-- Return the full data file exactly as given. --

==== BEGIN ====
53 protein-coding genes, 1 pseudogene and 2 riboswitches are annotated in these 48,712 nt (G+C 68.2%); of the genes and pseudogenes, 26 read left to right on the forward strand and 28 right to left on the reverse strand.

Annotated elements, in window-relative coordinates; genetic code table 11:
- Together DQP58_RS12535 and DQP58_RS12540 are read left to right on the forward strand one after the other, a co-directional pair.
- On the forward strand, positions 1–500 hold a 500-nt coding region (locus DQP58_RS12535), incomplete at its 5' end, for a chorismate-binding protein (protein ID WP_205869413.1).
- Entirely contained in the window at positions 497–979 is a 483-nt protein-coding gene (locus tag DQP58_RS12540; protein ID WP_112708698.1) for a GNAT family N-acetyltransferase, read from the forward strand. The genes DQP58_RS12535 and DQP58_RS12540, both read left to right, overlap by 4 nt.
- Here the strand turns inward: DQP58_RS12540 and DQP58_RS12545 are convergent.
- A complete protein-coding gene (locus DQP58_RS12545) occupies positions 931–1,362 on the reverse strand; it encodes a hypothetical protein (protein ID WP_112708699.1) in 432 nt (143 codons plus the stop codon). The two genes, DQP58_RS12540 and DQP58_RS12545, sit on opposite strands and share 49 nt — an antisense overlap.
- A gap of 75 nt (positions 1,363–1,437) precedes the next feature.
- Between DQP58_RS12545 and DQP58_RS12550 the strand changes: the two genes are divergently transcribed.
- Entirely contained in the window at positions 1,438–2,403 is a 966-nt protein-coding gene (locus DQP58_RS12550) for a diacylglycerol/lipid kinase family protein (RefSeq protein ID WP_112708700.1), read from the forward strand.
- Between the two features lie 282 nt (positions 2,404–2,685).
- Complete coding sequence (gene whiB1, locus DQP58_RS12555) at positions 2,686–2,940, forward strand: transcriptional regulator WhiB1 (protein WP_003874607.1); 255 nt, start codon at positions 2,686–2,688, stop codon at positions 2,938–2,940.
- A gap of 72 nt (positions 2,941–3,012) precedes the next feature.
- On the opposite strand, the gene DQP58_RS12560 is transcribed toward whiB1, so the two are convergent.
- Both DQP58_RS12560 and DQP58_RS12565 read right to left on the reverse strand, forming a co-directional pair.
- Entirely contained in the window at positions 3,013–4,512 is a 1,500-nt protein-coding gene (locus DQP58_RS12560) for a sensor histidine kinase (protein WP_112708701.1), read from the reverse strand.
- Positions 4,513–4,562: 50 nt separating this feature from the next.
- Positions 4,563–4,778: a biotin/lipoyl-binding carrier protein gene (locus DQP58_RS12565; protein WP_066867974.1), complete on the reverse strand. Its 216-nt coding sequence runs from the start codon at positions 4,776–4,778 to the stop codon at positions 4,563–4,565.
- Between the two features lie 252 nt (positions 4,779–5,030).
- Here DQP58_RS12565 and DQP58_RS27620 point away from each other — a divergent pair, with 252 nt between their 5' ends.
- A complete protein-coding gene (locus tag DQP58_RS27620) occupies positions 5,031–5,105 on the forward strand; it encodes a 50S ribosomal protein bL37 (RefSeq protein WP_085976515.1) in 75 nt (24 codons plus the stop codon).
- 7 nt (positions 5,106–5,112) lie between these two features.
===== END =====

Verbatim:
53 protein-coding genes, 1 pseudogene and 2 riboswitches are annotated in these 48,712 nt (G+C 68.2%); of the genes and pseudogenes, 26 read left to right on the forward strand and 28 right to left on the reverse strand.

Annotated elements, in window-relative coordinates; genetic code table 11:
- Together DQP58_RS12535 and DQP58_RS12540 are read left to right on the forward strand one after the other, a co-directional pair.
- On the forward strand, positions 1–500 hold a 500-nt coding region (locus DQP58_RS12535), incomplete at its 5' end, for a chorismate-binding protein (protein ID WP_205869413.1).
- Entirely contained in the window at positions 497–979 is a 483-nt protein-coding gene (locus tag DQP58_RS12540; protein ID WP_112708698.1) for a GNAT family N-acetyltransferase, read from the forward strand. The genes DQP58_RS12535 and DQP58_RS12540, both read left to right, overlap by 4 nt.
- Here the strand turns inward: DQP58_RS12540 and DQP58_RS12545 are convergent.
- A complete protein-coding gene (locus DQP58_RS12545) occupies positions 931–1,362 on the reverse strand; it encodes a hypothetical protein (protein ID WP_112708699.1) in 432 nt (143 codons plus the stop codon). The two genes, DQP58_RS12540 and DQP58_RS12545, sit on opposite strands and share 49 nt — an antisense overlap.
- A gap of 75 nt (positions 1,363–1,437) precedes the next feature.
- Between DQP58_RS12545 and DQP58_RS12550 the strand changes: the two genes are divergently transcribed.
- Entirely contained in the window at positions 1,438–2,403 is a 966-nt protein-coding gene (locus DQP58_RS12550) for a diacylglycerol/lipid kinase family protein (RefSeq protein ID WP_112708700.1), read from the forward strand.
- Between the two features lie 282 nt (positions 2,404–2,685).
- Complete coding sequence (gene whiB1, locus DQP58_RS12555) at positions 2,686–2,940, forward strand: transcriptional regulator WhiB1 (protein WP_003874607.1); 255 nt, start codon at positions 2,686–2,688, stop codon at positions 2,938–2,940.
- A gap of 72 nt (positions 2,941–3,012) precedes the next feature.
- On the opposite strand, the gene DQP58_RS12560 is transcribed toward whiB1, so the two are convergent.
- Both DQP58_RS12560 and DQP58_RS12565 read right to left on the reverse strand, forming a co-directional pair.
- Entirely contained in the window at positions 3,013–4,512 is a 1,500-nt protein-coding gene (locus DQP58_RS12560) for a sensor histidine kinase (protein WP_112708701.1), read from the reverse strand.
- Positions 4,513–4,562: 50 nt separating this feature from the next.
- Positions 4,563–4,778: a biotin/lipoyl-binding carrier protein gene (locus DQP58_RS12565; protein WP_066867974.1), complete on the reverse strand. Its 216-nt coding sequence runs from the start codon at positions 4,776–4,778 to the stop codon at positions 4,563–4,565.
- Between the two features lie 252 nt (positions 4,779–5,030).
- Here DQP58_RS12565 and DQP58_RS27620 point away from each other — a divergent pair, with 252 nt between their 5' ends.
- A complete protein-coding gene (locus tag DQP58_RS27620) occupies positions 5,031–5,105 on the forward strand; it encodes a 50S ribosomal protein bL37 (RefSeq protein WP_085976515.1) in 75 nt (24 codons plus the stop codon).
- 7 nt (positions 5,106–5,112) lie between these two features.